A big area where documentation regulations appear at odds with the broader transition from fee-for-service to value-based purchasing is in prior authorization, Hanscom said: Why do insurers still require prior authorization, a extra step for patients and doctors, if doctors are already using the best evidence-based guidelines to make decisions about what services the patient needs?
She’s optimistic that new Health and Human Services Secretary Tom Price, a former practicing physician, will be sympathetic to providers’ concerns.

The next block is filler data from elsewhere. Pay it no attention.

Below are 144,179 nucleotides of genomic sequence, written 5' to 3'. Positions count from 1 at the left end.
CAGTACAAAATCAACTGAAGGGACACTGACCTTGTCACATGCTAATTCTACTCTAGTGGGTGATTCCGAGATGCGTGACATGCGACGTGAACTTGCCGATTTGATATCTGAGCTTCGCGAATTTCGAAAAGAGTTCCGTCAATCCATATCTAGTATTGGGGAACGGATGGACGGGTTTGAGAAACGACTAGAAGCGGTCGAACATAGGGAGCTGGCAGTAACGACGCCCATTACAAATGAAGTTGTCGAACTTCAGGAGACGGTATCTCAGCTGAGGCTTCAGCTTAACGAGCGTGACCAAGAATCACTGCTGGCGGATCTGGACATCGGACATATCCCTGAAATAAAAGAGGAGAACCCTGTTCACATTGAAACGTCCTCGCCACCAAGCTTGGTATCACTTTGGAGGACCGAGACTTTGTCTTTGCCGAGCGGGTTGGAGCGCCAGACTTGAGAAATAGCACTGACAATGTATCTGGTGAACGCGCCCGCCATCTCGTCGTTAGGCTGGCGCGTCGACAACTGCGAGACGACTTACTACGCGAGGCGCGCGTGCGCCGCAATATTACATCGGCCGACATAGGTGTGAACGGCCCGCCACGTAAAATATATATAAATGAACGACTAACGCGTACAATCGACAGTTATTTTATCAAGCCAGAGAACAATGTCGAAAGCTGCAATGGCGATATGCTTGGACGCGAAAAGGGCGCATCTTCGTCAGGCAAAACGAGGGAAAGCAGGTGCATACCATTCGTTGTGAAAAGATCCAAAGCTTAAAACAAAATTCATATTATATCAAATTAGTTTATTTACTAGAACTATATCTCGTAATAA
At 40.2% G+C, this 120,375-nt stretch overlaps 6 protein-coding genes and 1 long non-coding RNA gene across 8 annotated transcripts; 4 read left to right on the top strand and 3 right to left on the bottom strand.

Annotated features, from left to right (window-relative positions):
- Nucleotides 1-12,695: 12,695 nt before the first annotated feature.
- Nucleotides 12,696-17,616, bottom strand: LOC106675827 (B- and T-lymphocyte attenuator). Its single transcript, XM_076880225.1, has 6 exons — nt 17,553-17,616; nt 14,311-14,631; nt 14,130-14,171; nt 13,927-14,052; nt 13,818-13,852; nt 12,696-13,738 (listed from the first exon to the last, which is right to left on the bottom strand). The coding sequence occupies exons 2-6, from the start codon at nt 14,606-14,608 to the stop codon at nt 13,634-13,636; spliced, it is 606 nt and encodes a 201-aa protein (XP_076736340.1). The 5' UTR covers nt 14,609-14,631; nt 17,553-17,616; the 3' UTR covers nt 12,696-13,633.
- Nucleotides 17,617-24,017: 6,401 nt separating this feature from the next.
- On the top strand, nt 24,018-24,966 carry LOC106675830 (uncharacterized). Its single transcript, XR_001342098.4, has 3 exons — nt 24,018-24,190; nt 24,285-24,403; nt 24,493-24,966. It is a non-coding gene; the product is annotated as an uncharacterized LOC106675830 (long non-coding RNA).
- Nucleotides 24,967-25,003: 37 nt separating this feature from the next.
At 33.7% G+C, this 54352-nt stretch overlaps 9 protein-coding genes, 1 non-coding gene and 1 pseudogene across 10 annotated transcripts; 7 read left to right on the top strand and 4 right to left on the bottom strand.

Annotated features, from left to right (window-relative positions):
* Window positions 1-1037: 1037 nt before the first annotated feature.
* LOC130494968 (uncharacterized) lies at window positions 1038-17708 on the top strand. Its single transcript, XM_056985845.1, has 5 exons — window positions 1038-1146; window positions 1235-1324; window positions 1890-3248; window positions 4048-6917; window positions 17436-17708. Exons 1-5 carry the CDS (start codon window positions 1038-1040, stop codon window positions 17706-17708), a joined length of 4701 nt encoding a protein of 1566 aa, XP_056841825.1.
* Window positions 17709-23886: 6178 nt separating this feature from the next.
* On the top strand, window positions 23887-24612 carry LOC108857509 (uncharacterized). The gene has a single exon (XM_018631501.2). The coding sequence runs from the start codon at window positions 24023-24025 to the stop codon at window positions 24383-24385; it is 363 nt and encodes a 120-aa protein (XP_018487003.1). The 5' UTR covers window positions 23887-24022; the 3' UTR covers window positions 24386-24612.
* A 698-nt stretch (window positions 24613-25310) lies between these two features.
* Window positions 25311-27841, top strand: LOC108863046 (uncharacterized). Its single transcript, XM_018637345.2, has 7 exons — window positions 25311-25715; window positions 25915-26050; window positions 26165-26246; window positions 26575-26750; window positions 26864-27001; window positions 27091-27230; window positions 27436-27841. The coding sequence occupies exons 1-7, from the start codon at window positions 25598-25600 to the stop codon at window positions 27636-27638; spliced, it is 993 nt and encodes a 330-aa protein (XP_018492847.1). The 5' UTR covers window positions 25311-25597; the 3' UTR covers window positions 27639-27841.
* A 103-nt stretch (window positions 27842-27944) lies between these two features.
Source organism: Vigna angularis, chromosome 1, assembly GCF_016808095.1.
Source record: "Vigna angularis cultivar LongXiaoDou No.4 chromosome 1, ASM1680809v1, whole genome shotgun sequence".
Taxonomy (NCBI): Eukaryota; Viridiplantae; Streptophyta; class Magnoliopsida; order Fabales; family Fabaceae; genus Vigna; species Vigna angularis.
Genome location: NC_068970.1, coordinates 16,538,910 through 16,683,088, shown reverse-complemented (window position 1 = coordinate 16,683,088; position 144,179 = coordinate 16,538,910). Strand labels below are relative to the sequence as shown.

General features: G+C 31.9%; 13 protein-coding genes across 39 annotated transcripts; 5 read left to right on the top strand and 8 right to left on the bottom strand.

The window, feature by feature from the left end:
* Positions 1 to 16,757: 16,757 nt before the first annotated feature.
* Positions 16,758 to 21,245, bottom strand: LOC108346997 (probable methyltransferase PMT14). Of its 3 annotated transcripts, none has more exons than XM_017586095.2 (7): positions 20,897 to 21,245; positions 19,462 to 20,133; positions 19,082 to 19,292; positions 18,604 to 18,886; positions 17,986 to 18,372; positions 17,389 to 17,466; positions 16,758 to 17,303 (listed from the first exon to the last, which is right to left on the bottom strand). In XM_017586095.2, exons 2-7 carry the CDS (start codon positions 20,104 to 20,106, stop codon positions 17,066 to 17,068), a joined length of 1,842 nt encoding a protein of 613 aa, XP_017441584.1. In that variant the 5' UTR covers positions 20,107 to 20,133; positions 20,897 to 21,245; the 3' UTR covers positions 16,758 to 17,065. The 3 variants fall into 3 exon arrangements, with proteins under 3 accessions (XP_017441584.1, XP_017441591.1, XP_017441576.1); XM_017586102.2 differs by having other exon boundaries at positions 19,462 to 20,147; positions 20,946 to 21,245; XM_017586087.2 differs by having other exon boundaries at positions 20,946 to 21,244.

Physicians, hospitals and insurers agree that bringing prescription drug prices under control is another top priority and a major factor in overall affordability of health care.
“We haven’t seen any real attempts at the federal level to rein in the cost of prescription drugs,” Hanscom said.
Soaring drug costs hinder providers’ ability to deliver the best care for their patient, Clunies-Ross said, if the patient can’t afford a certain medication, or if the price suddenly spikes in the middle of treatment.
“It’s certainly part of health care reform and changes that the new administration, if they wanted to ... it would be a good place to work,” she said. “There was a lot of talk during the campaign and after the inauguration about getting better deals for drug prices.”
• Molly Rosbach can be reached at 509-577-7728 or firstname.lastname@example.org.